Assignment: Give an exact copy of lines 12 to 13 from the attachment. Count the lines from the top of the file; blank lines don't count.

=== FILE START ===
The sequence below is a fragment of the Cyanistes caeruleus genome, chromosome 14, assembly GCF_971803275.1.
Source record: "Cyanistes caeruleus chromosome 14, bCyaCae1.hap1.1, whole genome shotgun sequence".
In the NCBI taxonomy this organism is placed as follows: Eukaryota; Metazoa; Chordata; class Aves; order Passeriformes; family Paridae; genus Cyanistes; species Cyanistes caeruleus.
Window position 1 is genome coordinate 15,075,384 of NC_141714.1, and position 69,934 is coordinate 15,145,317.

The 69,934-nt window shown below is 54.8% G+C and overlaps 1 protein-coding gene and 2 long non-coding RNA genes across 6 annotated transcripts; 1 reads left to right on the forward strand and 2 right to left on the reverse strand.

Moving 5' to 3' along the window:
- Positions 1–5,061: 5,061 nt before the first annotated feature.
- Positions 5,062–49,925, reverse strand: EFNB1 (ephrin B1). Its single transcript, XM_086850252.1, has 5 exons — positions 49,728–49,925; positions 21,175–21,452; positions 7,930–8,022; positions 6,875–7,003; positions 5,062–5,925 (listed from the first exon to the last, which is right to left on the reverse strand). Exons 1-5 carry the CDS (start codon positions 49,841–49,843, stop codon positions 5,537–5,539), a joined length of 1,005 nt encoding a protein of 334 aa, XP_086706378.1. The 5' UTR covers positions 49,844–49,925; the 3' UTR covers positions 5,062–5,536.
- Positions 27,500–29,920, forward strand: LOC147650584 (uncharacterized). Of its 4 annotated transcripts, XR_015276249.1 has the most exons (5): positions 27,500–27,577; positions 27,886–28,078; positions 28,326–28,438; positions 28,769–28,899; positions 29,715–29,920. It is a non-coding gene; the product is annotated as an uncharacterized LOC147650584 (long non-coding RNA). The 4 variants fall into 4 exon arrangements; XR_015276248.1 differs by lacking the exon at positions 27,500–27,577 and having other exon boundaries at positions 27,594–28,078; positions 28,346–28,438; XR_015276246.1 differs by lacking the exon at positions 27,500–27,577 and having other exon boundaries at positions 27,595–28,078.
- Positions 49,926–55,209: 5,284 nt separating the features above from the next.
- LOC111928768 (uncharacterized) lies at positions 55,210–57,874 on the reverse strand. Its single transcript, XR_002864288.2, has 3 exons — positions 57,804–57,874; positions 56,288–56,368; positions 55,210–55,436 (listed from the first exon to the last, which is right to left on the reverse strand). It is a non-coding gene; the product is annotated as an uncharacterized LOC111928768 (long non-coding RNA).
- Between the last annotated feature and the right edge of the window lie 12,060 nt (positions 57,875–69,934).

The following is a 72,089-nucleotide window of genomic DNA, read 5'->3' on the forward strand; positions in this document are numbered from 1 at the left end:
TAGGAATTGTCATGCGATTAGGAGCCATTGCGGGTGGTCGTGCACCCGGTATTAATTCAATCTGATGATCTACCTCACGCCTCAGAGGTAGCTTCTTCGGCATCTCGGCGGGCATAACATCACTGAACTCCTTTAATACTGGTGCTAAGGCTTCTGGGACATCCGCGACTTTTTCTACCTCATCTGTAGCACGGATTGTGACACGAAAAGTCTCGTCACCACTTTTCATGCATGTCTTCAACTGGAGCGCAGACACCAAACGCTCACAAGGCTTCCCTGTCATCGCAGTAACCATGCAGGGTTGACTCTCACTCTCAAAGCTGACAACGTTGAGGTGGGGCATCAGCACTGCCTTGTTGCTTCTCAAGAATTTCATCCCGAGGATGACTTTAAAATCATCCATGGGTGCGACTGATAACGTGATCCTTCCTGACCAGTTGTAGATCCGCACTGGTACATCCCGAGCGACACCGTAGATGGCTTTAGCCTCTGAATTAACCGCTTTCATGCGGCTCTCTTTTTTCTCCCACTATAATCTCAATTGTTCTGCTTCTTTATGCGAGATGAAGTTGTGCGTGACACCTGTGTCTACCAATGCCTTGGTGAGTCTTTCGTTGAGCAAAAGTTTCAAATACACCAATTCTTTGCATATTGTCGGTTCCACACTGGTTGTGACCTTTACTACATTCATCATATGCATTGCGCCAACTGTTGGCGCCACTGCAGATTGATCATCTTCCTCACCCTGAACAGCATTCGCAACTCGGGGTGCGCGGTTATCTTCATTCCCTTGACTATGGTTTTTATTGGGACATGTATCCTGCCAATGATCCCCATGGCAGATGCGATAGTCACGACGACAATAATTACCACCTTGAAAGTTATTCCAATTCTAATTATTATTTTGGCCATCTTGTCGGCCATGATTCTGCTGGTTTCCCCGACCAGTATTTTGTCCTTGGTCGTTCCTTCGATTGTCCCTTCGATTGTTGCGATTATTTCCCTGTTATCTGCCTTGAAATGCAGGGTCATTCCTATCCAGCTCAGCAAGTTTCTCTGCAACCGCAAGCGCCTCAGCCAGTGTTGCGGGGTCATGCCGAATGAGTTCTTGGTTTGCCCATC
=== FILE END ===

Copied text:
- Between the last annotated feature and the right edge of the window lie 12,060 nt (positions 57,875–69,934).

The following is a 72,089-nucleotide window of genomic DNA, read 5'->3' on the forward strand; positions in this document are numbered from 1 at the left end: